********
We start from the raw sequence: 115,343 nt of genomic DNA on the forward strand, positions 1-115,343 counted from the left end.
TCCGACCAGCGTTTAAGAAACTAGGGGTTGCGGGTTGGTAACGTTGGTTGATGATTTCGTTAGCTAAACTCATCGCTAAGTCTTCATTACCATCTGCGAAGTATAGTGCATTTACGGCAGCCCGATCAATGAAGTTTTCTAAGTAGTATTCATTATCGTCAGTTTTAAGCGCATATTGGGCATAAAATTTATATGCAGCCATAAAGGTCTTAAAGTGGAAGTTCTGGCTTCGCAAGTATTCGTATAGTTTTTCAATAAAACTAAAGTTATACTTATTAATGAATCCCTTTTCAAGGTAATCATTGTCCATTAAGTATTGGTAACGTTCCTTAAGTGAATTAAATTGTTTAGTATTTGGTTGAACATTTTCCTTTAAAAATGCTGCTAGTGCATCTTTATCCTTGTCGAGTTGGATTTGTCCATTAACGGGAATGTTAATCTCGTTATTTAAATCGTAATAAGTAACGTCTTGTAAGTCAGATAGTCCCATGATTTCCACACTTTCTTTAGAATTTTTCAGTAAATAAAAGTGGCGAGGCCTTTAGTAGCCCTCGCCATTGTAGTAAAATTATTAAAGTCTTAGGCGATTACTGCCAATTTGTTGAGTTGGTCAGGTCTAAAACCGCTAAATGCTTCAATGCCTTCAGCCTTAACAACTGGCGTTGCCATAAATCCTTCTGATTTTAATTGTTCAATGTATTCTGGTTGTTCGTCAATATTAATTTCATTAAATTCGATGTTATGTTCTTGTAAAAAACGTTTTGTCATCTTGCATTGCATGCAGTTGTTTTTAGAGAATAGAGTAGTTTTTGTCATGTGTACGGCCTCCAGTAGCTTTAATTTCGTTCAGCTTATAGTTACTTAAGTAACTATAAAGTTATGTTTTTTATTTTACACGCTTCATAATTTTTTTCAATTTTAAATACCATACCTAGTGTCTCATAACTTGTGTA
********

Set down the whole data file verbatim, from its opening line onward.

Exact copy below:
We start from the raw sequence: 115,343 nt of genomic DNA on the forward strand, positions 1-115,343 counted from the left end.
TCCGACCAGCGTTTAAGAAACTAGGGGTTGCGGGTTGGTAACGTTGGTTGATGATTTCGTTAGCTAAACTCATCGCTAAGTCTTCATTACCATCTGCGAAGTATAGTGCATTTACGGCAGCCCGATCAATGAAGTTTTCTAAGTAGTATTCATTATCGTCAGTTTTAAGCGCATATTGGGCATAAAATTTATATGCAGCCATAAAGGTCTTAAAGTGGAAGTTCTGGCTTCGCAAGTATTCGTATAGTTTTTCAATAAAACTAAAGTTATACTTATTAATGAATCCCTTTTCAAGGTAATCATTGTCCATTAAGTATTGGTAACGTTCCTTAAGTGAATTAAATTGTTTAGTATTTGGTTGAACATTTTCCTTTAAAAATGCTGCTAGTGCATCTTTATCCTTGTCGAGTTGGATTTGTCCATTAACGGGAATGTTAATCTCGTTATTTAAATCGTAATAAGTAACGTCTTGTAAGTCAGATAGTCCCATGATTTCCACACTTTCTTTAGAATTTTTCAGTAAATAAAAGTGGCGAGGCCTTTAGTAGCCCTCGCCATTGTAGTAAAATTATTAAAGTCTTAGGCGATTACTGCCAATTTGTTGAGTTGGTCAGGTCTAAAACCGCTAAATGCTTCAATGCCTTCAGCCTTAACAACTGGCGTTGCCATAAATCCTTCTGATTTTAATTGTTCAATGTATTCTGGTTGTTCGTCAATATTAATTTCATTAAATTCGATGTTATGTTCTTGTAAAAAACGTTTTGTCATCTTGCATTGCATGCAGTTGTTTTTAGAGAATAGAGTAGTTTTTGTCATGTGTACGGCCTCCAGTAGCTTTAATTTCGTTCAGCTTATAGTTACTTAAGTAACTATAAAGTTATGTTTTTTATTTTACACGCTTCATAATTTTTTTCAATTTTAAATACCATACCTAGTGTCTCATAACTTGTGTA